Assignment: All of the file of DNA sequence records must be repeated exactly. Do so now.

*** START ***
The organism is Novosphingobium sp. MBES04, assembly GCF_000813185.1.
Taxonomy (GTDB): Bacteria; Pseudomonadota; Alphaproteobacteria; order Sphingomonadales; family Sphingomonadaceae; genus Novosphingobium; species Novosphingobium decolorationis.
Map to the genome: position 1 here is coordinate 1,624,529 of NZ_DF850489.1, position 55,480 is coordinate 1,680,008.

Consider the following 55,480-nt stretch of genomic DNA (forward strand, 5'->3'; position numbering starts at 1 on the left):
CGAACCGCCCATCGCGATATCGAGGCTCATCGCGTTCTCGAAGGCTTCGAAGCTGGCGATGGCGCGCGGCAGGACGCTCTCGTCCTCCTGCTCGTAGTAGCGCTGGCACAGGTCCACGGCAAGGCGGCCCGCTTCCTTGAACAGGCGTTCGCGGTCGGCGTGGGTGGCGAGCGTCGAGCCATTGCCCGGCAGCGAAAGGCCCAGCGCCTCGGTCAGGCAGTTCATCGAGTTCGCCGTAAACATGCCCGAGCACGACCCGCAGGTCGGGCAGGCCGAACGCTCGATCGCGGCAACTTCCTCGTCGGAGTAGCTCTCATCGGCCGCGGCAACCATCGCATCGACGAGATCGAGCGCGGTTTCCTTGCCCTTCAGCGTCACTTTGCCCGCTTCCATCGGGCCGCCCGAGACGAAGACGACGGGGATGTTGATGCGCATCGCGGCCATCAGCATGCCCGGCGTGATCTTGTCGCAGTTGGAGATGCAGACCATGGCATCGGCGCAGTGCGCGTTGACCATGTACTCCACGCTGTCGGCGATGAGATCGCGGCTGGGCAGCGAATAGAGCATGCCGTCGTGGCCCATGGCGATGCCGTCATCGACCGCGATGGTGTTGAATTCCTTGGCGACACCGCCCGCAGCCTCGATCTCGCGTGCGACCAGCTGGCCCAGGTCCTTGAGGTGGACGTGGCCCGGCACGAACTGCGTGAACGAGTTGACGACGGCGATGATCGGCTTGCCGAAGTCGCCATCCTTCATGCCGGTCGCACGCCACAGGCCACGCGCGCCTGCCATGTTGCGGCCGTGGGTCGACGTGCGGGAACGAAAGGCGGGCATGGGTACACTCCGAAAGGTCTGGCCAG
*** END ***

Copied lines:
The organism is Novosphingobium sp. MBES04, assembly GCF_000813185.1.
Taxonomy (GTDB): Bacteria; Pseudomonadota; Alphaproteobacteria; order Sphingomonadales; family Sphingomonadaceae; genus Novosphingobium; species Novosphingobium decolorationis.
Map to the genome: position 1 here is coordinate 1,624,529 of NZ_DF850489.1, position 55,480 is coordinate 1,680,008.

Consider the following 55,480-nt stretch of genomic DNA (forward strand, 5'->3'; position numbering starts at 1 on the left):
CGAACCGCCCATCGCGATATCGAGGCTCATCGCGTTCTCGAAGGCTTCGAAGCTGGCGATGGCGCGCGGCAGGACGCTCTCGTCCTCCTGCTCGTAGTAGCGCTGGCACAGGTCCACGGCAAGGCGGCCCGCTTCCTTGAACAGGCGTTCGCGGTCGGCGTGGGTGGCGAGCGTCGAGCCATTGCCCGGCAGCGAAAGGCCCAGCGCCTCGGTCAGGCAGTTCATCGAGTTCGCCGTAAACATGCCCGAGCACGACCCGCAGGTCGGGCAGGCCGAACGCTCGATCGCGGCAACTTCCTCGTCGGAGTAGCTCTCATCGGCCGCGGCAACCATCGCATCGACGAGATCGAGCGCGGTTTCCTTGCCCTTCAGCGTCACTTTGCCCGCTTCCATCGGGCCGCCCGAGACGAAGACGACGGGGATGTTGATGCGCATCGCGGCCATCAGCATGCCCGGCGTGATCTTGTCGCAGTTGGAGATGCAGACCATGGCATCGGCGCAGTGCGCGTTGACCATGTACTCCACGCTGTCGGCGATGAGATCGCGGCTGGGCAGCGAATAGAGCATGCCGTCGTGGCCCATGGCGATGCCGTCATCGACCGCGATGGTGTTGAATTCCTTGGCGACACCGCCCGCAGCCTCGATCTCGCGTGCGACCAGCTGGCCCAGGTCCTTGAGGTGGACGTGGCCCGGCACGAACTGCGTGAACGAGTTGACGACGGCGATGATCGGCTTGCCGAAGTCGCCATCCTTCATGCCGGTCGCACGCCACAGGCCACGCGCGCCTGCCATGTTGCGGCCGTGGGTCGACGTGCGGGAACGAAAGGCGGGCATGGGTACACTCCGAAAGGTCTGGCCAG